I found it deeply enjoyable, even without the main character sympathetic. In fact, I am writing a literary analysis on it right now, and that is how I found this post. The self-importance and self-indulgence is meant to mirror our ridiculous culture. I am sorry that you all are too short-sight to let the obnoxiousness be the point.


    trish Reply:

    You’re entitled to your opinion…and I’m entitled to mine. 🙂


  15. JeanDavid

    I just finished the book. The book club I am in is reading it, and we will discuss it at our next meeting in a couple of weeks.
    The title made me think it would be a book like something by Donald Westlake, but it sure is not anything of the kind.
    I detest books like this. The poor guy ends up serving 10 years for an accident; I do not know what would have been appropriate, but that was bad enough. Then, by the end of the book, he gets another 20 years for similar crimes he did not do, but to which he confesses. It shows how demolished his personality had become by then.
    I suppose it was a true tragedy, in the sense that his destruction was, at least in part, a result of his own limitations, but for me there was no closure, no redemption, just the gratuitous mental destruction of an individual.


  16. Erin

    This book was hilarious. It was satire. The original reviwer skipped pages. How could it make any sense? I loved it. It was a great story. It was not meant to be realistic. It is kind of a love story to book lovers and a satire of writing and culture. It was brilliant. Vonnegutesque is how I would describe it. I just finished it and could not put it down.


  17. Emily

    I listened to it on tape and I really, really liked it.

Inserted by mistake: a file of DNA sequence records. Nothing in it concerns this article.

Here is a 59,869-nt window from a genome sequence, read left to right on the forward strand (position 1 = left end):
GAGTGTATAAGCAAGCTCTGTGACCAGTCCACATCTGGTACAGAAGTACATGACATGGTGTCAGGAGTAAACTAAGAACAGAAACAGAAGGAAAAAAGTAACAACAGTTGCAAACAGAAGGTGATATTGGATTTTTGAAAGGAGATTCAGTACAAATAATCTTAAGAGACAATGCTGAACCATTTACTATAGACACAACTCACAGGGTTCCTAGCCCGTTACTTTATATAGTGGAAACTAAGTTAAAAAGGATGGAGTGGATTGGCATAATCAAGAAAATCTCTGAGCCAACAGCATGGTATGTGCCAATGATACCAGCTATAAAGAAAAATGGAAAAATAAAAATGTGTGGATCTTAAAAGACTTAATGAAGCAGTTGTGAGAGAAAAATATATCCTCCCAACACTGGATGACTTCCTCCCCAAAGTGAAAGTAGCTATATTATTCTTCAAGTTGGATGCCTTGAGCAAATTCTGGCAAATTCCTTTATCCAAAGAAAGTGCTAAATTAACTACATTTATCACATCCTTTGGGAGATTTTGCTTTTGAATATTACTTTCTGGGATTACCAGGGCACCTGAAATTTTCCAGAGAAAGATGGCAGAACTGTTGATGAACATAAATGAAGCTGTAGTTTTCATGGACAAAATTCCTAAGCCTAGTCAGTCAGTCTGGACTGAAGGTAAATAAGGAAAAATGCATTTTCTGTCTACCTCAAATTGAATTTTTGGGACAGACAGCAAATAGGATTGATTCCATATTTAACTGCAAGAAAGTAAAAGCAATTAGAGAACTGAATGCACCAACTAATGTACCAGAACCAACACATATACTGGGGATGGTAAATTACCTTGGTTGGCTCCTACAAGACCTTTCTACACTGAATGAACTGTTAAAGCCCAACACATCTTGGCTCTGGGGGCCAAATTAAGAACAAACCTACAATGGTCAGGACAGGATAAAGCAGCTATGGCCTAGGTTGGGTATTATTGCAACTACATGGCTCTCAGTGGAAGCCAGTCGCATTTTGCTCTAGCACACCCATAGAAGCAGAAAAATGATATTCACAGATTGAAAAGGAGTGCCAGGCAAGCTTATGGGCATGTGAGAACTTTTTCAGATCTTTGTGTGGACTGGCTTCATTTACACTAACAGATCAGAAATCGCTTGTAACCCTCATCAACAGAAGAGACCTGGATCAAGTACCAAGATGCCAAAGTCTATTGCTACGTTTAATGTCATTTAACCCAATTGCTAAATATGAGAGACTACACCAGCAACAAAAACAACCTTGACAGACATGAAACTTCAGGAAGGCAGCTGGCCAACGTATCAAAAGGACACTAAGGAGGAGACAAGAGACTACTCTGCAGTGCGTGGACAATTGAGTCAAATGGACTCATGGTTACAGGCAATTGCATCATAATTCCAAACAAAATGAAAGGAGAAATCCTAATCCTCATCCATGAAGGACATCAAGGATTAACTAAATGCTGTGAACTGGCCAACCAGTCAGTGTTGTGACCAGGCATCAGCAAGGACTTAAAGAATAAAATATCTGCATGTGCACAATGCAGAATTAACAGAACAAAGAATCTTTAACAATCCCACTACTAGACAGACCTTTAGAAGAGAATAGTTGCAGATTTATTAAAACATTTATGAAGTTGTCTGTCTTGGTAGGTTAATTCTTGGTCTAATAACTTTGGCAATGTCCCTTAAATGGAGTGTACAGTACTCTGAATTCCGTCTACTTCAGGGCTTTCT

18. Emily G

    I really, REALLY liked that book. I listened to it on tape (Daniel Passer has a great voice). The writing style was great, which really brought the plot to life. Just the way the narrator goes about describing his surroundings and events is enough to make me want to read Clarke’s other books.


  19. Serena ()

    I have to say, I agree with your points here…and I can see the ridiculousness of the prose and the characters’ actions as a reflection of society, but there has to be a better way to execute that without totally putting off readers.


  20. An Arsonist’s Guide to Writers’ Homes in New England by Brock Clarke

    […] Reviews: We Be Reading Bloody Hell! It’s a Book Barrage Shelf Monkey Hey Lady! Whatcha Readin’ Literate […]

  21. Lynn Eaton

    This is a book for readers of literature. If you don’t understand postmodern literature, or any of the writers that Sam mentions, you won’t find this book funny. HIs satire is brilliant, and he skewers society, as well as the literary establishment.
    Rather than being a story about Sam, this is a story about story-telling. Just so you know…